How to Eat Gluten-Free When You're Traveling
If You’re Traveling by Plane
Most airlines now present options to select special meals when booking tickets. Ticking that box doesn’t guarantee that your request will be fulfilled, though—most airlines require confirmation between 24 and 96 hours prior to departure to ensure that your needs will be met. Your meal may be marked with a sticker that reads "GFML"—airline shorthand for a gluten-intolerant meal—but be sure that gluten-containing ingredients like dinner rolls or croutons haven’t been added at the last minute. For those occasions, it’s smart to have a backup plan, Koeller notes.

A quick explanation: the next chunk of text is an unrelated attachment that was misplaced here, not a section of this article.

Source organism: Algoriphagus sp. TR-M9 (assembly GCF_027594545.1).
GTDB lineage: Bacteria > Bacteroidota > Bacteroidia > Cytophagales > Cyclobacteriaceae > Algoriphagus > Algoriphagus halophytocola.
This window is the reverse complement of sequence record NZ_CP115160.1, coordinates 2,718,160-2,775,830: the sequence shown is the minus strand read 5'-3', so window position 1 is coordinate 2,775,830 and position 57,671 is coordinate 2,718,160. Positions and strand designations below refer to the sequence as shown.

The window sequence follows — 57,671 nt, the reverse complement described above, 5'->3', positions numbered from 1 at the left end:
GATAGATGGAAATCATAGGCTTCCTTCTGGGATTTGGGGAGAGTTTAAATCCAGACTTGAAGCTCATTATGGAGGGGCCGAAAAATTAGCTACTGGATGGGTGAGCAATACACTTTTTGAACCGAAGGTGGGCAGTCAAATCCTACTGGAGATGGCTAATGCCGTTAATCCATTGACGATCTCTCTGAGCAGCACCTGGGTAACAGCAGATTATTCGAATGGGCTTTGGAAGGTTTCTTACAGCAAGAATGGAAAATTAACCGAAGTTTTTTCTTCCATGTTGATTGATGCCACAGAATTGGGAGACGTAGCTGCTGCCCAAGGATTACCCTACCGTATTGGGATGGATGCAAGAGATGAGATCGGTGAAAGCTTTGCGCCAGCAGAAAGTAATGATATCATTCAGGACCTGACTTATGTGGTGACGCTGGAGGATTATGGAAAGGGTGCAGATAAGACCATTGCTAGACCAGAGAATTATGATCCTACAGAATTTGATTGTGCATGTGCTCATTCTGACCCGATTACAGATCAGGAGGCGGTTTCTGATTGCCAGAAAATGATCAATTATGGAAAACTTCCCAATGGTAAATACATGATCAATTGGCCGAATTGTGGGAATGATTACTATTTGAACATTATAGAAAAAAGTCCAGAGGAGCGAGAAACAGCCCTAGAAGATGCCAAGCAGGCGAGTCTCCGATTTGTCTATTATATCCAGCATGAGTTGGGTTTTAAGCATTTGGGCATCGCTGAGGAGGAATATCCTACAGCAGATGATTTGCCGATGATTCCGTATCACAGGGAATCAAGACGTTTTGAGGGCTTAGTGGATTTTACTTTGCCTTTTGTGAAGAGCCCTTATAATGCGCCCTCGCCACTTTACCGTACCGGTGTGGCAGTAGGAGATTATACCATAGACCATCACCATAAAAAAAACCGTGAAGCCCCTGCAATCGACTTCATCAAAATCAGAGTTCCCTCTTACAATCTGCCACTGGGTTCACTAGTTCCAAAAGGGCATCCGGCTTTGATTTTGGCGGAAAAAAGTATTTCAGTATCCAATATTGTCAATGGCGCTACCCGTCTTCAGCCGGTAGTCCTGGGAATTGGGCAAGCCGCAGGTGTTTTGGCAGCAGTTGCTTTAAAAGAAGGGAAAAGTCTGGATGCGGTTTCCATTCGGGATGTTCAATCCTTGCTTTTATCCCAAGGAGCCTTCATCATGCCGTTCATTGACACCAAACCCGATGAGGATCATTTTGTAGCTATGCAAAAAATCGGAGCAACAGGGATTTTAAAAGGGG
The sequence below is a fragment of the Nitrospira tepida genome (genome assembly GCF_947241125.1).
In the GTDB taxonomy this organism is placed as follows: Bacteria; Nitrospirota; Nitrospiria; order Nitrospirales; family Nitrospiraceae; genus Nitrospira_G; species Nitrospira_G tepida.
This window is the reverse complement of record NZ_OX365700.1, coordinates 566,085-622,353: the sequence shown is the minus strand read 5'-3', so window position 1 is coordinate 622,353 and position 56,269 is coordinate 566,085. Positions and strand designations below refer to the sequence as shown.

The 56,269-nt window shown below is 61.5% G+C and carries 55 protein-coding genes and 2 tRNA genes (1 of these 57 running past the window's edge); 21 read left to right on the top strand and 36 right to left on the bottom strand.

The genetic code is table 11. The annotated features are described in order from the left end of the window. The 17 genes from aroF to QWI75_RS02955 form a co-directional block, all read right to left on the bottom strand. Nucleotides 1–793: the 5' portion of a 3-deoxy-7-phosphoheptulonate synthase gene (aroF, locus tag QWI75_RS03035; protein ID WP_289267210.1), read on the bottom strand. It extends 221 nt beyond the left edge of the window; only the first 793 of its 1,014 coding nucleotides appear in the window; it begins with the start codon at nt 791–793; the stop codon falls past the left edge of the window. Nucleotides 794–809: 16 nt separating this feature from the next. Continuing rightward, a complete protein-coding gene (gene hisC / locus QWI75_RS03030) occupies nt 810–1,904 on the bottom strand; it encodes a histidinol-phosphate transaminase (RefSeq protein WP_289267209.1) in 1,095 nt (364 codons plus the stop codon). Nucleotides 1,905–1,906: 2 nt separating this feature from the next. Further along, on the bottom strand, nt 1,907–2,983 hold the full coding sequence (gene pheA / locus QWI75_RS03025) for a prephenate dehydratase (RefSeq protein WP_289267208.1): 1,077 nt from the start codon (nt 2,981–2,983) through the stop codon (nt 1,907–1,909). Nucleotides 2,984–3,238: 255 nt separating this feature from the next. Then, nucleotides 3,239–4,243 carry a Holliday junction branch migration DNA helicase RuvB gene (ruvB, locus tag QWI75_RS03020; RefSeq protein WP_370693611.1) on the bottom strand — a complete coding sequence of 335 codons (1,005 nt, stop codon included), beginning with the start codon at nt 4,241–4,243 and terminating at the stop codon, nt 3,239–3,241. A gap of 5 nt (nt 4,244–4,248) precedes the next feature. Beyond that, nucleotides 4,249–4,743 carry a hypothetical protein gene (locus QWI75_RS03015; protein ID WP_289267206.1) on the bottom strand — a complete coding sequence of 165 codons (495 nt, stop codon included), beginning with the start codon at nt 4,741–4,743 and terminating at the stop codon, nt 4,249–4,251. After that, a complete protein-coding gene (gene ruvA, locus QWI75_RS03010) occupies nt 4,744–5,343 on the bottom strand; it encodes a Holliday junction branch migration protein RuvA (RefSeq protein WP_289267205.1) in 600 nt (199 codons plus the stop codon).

I often freeze a few slices of lunchmeat and bring it with me along with two slices of gluten-free bread," she says. "By the time I’ve gotten through security and have boarded the plane, it’s thawed and ready to eat. You can also ask for ice from vendors past the security lines to keep cold foods chilled on longer trips."
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